Design Futures Spring 2011

Design Futures talk series

Most events at Berkeley Center for New Media Commons, located at 340 Moffitt Library, near the Free Speech Cafe (map)
6:00 - 7:30pm.

January 19

Dr. Jaspal Sandhu and Dr. Mahad Ibrahim, Gobee Consulting

Making Technology Meaningful: Bridging Research & Practice
A major disconnect in social impact is the meaningful application of technology to complex problems. Gobee is a small, agile consultancy working to develop impact-oriented technology solutions through holistic design approaches. The talk will highlight the Gobee model of linking research and practice through presentation of current social impact engagements.

Jaspal Sandhu focuses his efforts on managing Gobee’s design activities as well as its global health portfolio. He has worked on public health design projects with populations in Mongolia, India, Guatemala, Uganda, Kenya, Nigeria, Mexico, and the United States. In 2009, he was selected as one of three iSpot Award winners by the Mayo Clinic Center for Innovation. In 2008, he was chosen by the Global Health Council as a New Investigator in Global Health. His industry design experience includes time at Nokia Research Center and Intel. He received his Ph.D. from the University of California, Berkeley, and his Master’s and Bachelor’s degrees from the Massachusetts Institute of Technology.

Mahad Ibrahim is dedicated to improving information management through innovative strategy, policy, and design. He advises global corporations, international organizations, and non-profits to improve policy and technology design. An engaging instructor, Mahad is regularly invited to teach courses and conduct workshops on information and communications technology. He has developed curriculum to help demystify technology and mobilize technology adoption. He received his Ph.D. and Master degree from the University of California, Berkeley and his Bachelor’s degree from Cornell University.

March 9

Stuart Candy, Arup and The Skeptical Futuryst

Stuart Candy, a.k.a. the sceptical futuryst, is a designer, consultant, writer, educator, and activist. He is currently Senior Foresight and Innovation Specialist at the design and engineering firm Arup, and Adjunct Professor in the Design Strategy MBA at California College of the Arts in San Francisco. He became the first Research Fellow of the Long Now Foundation in 02006. Stuart received his PhD in Political Science from the University of Hawaii at Manoa for work on experiential scenarios, an approach to immersive storytelling at the intersection of futures, design, and politics. Originally from Australia, he also holds an LLB and a BA in the history and philosophy of science from the University of Melbourne.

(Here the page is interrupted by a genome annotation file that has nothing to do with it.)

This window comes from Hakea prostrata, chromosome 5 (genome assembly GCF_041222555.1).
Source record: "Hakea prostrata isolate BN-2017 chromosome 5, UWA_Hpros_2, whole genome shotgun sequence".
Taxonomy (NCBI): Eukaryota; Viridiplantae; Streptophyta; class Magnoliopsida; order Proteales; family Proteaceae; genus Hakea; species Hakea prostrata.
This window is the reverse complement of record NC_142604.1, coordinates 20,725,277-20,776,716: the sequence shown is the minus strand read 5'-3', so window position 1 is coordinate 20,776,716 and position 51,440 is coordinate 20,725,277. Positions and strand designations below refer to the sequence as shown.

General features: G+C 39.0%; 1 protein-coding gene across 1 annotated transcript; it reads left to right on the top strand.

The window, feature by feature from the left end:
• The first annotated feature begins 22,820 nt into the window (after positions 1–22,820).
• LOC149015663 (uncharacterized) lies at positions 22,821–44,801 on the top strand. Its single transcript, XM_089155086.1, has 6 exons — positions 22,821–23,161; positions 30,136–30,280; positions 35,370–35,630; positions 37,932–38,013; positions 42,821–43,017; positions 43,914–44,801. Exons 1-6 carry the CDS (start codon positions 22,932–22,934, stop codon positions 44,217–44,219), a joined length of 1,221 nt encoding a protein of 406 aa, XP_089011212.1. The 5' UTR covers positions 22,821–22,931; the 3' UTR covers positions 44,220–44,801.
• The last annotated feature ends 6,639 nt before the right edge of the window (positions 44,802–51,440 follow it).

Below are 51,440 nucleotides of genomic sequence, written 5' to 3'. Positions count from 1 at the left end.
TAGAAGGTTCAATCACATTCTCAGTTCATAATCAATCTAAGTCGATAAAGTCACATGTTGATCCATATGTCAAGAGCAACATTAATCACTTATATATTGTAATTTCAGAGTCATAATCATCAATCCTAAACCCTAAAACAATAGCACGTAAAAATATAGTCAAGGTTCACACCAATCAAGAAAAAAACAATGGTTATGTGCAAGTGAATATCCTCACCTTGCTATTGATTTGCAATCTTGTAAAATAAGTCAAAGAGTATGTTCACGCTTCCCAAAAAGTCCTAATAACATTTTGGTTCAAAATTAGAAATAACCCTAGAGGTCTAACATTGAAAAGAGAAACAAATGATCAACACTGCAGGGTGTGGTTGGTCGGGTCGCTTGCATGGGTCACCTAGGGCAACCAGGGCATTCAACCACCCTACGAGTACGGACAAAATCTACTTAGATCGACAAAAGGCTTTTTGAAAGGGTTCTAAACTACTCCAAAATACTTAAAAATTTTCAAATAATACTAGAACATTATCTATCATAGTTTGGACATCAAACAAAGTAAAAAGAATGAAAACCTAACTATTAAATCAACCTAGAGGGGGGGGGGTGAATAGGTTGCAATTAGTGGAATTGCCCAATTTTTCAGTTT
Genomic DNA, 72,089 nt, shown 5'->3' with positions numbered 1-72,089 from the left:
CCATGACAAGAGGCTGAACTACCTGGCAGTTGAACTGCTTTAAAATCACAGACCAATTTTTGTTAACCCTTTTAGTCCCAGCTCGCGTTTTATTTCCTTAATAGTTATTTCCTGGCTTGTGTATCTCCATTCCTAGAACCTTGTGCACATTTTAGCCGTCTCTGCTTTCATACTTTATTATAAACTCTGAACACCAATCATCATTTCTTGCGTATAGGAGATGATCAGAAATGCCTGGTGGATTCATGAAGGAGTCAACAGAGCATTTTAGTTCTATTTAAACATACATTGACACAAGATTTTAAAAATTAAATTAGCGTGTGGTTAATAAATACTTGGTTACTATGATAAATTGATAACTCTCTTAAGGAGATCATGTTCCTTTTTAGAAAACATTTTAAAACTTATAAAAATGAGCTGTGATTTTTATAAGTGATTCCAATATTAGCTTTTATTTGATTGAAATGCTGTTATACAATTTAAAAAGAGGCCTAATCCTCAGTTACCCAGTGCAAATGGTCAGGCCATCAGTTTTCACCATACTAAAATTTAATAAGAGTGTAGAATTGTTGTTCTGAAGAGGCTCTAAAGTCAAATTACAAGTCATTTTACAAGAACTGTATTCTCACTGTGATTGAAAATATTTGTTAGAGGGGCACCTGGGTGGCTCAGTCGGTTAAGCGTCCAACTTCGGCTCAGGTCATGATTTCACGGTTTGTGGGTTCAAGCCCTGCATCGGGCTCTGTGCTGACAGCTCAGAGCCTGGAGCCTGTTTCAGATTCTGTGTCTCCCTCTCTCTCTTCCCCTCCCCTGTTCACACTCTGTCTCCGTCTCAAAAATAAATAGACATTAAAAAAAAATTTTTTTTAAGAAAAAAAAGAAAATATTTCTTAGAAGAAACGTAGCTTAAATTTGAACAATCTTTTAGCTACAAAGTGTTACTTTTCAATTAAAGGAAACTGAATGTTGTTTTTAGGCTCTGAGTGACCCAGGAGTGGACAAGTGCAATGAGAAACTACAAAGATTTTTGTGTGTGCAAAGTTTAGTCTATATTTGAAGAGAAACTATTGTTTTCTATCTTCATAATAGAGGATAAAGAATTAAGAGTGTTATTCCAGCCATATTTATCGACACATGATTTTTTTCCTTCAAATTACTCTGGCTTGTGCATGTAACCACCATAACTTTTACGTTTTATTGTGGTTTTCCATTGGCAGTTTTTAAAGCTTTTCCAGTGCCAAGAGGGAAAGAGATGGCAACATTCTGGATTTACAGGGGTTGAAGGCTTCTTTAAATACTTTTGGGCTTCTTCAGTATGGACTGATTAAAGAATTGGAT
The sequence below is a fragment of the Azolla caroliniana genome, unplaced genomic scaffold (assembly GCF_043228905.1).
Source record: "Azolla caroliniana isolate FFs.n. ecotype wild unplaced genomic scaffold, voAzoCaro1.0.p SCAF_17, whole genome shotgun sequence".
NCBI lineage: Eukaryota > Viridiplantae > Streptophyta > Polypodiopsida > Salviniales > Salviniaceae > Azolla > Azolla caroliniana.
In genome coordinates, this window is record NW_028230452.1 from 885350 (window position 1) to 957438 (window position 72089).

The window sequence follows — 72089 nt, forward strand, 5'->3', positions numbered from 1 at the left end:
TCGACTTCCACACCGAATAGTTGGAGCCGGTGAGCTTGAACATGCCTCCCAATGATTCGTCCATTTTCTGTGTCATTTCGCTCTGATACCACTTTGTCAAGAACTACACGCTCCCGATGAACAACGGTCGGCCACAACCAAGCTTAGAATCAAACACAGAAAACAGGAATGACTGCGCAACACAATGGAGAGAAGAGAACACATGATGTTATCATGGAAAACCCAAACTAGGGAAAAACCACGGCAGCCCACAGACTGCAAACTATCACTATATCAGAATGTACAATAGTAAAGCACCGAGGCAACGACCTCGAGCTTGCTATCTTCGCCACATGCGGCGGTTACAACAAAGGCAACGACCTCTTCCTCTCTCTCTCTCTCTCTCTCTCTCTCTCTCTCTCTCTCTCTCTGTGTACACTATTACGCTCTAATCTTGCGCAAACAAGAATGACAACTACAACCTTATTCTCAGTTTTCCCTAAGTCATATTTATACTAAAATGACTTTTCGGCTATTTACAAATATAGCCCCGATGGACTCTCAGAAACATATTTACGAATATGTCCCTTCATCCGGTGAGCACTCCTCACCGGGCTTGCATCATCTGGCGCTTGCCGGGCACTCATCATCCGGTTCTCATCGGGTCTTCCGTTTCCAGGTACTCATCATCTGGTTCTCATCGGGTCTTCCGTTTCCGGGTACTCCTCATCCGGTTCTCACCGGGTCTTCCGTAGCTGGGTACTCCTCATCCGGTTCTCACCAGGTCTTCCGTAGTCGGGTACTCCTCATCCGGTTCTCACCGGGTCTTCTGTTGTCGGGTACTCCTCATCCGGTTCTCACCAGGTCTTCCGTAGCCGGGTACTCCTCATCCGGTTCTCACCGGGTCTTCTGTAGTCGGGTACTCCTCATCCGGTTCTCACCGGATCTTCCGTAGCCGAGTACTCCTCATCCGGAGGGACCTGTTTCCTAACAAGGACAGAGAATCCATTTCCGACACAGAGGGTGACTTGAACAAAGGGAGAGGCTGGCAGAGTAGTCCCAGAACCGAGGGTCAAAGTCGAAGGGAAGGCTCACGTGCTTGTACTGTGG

March 23

Chris Hecker, definition six, inc.

Chris’s slides and summary of his talk available here.


Chris focuses on solving hard problems at the intersection of gameplay, aesthetics, and technology. He is an outspoken advocate for pushing the current boundaries of design and interactivity, in the hope that games will eventually achieve their full potential as a medium. To this end he helps organize the Indie Game Jam and the Experimental Gameplay Workshop, and his recent work has centered on using proceduralism and artificial intelligence to enhance player creativity and agency. Chris has been on the advisory board for the Game Developers Conference for many years and is a regular speaker at the GDC, Siggraph, and other conferences. A frequent contributor to Game Developer magazine, Chris was the technical columnist for the magazine for two years and the Editor-at-Large for three, and is currently on the editorial board of the computer graphics research publication, The Journal of Graphics Tools. He has worked at both ends of the development spectrum, as a one-man indie game developer with his company definition six, inc. and on a hundred-person team at Maxis/Electronic Arts. His professional goal is to help games become the preeminent art and entertainment form of the 21st century. His current project is SpyParty, an indie game about subtle human behavior and deception.

April 13

Parul Vora, Wikimedia Foundation and The Laboratorium

Participation, Collaboration, and Engagement

People don’t always do what’s profitable, they also do what’s fun. People don’t always do what serves their self-interests, they also do what is collectively right and good. People aren’t always rational and predictable, sometimes they are novel and creative. This talk presents studies, artworks, and projects that embrace these human motivations to be social, participatory, and collaborative, including Wikipedia, a practical and functioning example of the power of human cooperation and collective action. Wikipedia substantiates our idealism, but it’s not without issue and it’s mission demands the projects’ perpetual evolution. This talk will also present some of the challenges that Wikipedia faces to keep up in the ecosystem of online engagement it helped create.

Parul Vora is a Designer, Researcher, Technologist, User Experience Specialist, Hacker, and Interactive Artist. She has studied at UC Berkeley, Columbia, the MIT Media Lab, the Stanford, at home, in the shop, and out of doors. Her work involves the study, exploration, and creation of human participation and connectedness as mediated by technology. She is currently and researcher and design strategist at the Wikimedia Foundation and has recently worked at yhaus (the Design Innovation Team at Yahoo!), Y!RB (Yahoo Research Berkeley), and Urban Atmospheres. She also has a particular dispostion for robots, bicycles, polaroid cameras, absurdist humor, halloween, lo-fi music, michel gondry movies, and her husband Jeff. She begins most conversations with “Wouldn’t it be cool if……?” and ends them with “Why not?”

Past seasons